TDCI Shares Consumer Tips for Cyber Security Awareness Month

Wednesday, October 18, 2017 | 01:00pm

NASHVILLE – In recognition of National Cyber Security Awareness Month, the Tennessee Department of Commerce & Insurance’s (TDCI) Division of Consumer Affairs reminds Tennesseans to always keep security and safety in mind when enjoying the benefits of the internet.

National Cyber Security Awareness Month, observed every October, was created as a collaborative effort between government and industry to ensure every American has the resources they need to stay safer and more secure online.

While cutting-edge technology can make our daily home, work, and leisure activities easier, TDCI urges Tennesseans to take security precautions and think about how your information is shared in order to connect to the internet with more peace of mind.

The TDCI Division of Consumer Affairs shares the following consumer tips from the National Cyber Security Alliance:

  • Lock down your login. Use strong authentication — more than a username and password to access accounts — to protect your most valuable accounts including email, social media and financial. For more information, including links to sites that offer multi-factor or stronger authentication, visit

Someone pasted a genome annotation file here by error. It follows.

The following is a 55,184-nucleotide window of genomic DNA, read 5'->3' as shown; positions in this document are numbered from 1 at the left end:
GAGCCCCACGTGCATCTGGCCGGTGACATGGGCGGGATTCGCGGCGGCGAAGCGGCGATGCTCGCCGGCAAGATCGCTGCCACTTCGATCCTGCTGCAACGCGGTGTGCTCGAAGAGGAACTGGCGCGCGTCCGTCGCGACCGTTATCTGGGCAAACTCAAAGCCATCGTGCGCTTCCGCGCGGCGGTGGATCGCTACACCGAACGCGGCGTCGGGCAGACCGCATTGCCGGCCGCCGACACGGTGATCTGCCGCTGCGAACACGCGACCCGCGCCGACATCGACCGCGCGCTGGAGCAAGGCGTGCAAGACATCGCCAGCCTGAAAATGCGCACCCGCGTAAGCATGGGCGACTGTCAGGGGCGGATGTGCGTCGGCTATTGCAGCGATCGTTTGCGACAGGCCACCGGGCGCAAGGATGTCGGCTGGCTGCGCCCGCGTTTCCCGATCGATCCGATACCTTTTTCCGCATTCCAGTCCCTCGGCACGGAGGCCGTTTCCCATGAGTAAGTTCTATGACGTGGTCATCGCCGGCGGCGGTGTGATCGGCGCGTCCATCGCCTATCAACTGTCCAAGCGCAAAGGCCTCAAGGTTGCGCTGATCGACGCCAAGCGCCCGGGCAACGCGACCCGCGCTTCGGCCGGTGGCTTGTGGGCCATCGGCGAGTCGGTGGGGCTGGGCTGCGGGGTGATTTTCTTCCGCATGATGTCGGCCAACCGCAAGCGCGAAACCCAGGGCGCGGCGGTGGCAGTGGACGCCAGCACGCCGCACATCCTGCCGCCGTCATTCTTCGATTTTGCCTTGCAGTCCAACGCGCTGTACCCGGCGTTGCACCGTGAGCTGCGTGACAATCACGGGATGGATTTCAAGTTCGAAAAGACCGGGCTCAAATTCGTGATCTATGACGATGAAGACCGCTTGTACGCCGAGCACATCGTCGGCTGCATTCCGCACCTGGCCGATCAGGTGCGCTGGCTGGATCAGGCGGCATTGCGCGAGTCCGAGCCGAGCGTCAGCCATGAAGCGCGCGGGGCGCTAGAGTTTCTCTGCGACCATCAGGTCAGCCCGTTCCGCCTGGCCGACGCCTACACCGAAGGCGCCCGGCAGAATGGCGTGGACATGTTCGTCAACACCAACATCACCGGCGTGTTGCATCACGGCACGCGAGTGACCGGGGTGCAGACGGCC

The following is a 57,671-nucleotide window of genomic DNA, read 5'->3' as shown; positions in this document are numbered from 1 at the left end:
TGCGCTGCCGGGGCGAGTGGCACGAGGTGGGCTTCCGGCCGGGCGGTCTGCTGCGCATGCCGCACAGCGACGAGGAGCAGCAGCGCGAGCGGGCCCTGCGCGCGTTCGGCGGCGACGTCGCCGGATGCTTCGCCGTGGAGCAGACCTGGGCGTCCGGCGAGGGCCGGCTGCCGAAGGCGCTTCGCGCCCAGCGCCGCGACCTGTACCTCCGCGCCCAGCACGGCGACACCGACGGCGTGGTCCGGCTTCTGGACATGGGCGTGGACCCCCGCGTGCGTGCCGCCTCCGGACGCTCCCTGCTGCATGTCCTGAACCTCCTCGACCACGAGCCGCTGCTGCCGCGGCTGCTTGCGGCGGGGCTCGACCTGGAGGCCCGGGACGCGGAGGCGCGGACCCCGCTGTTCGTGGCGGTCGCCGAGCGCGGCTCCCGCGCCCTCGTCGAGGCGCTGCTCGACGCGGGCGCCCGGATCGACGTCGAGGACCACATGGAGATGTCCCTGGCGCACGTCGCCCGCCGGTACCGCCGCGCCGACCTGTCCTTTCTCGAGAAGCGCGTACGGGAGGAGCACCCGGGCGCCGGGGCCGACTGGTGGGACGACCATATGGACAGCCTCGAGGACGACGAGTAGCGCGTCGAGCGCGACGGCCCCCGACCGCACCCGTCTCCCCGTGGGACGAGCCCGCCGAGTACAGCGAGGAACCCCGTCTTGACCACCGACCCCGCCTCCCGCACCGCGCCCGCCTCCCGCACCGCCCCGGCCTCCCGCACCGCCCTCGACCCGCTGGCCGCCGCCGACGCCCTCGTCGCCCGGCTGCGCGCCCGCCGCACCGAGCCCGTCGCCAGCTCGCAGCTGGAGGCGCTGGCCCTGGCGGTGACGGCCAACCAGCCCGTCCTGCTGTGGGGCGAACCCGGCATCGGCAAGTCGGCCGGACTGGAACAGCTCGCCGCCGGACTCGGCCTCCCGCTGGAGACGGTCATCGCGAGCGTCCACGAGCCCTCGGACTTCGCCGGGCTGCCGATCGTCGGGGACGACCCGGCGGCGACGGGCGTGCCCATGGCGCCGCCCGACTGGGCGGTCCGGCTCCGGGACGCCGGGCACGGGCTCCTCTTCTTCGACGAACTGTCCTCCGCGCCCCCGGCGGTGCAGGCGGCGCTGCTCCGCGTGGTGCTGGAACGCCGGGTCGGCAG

• Make better passwords. If passwords are the only option, change and make them better. Length and ability to remember passwords are the two most important factors. A phrase of multiple words you can remember makes a good password. Important accounts should have unique passwords not used to access any other accounts.
  • Avoid phishing attempts. Attempts by cybercriminals to lure you into giving away personal information to gain access to accounts or to infect your machine are called “phishing.” Phishing attempts can often get through spam filters and security software that you may already have in place, so stay vigilant and trust your instincts. Keep an eye out for things like unexpected urgency or a wrong salutation. Think twice about clicking a link or opening a document that seems suspicious. Double-check that every URL where you enter your password looks legitimate. And if anything raises doubt, delete or report the communication.                                                                                    
  • Keep all machines clean. Immediately update all software on every internet-connected device. All critical software – including PCs and mobile operating systems, security software
    and other frequently used software and apps – should be running the most current versions. Delete all unused apps.
  • Monitor activity on your financial and credit cards accounts. If appropriate, implement a fraud alert or credit freeze with one of the three credit bureaus (this is free and may be included if credit monitoring is provided post breach). For more information, visit the Federal Trade Commission website:
  • When in doubt, throw it out. Scammers and others have been known to use data breaches and other incidents to send out emails and posts related to the incident to lure people into providing their information. Delete any suspicious emails or posts and get information only from legitimate sources.
  • Share with care. Think before posting about yourself and others online. Consider what a post reveals, who might see it and how it might affect you or others.

For more consumer resources, contact the TDCI Division of Consumer Affairs at 800-342-8385 or visit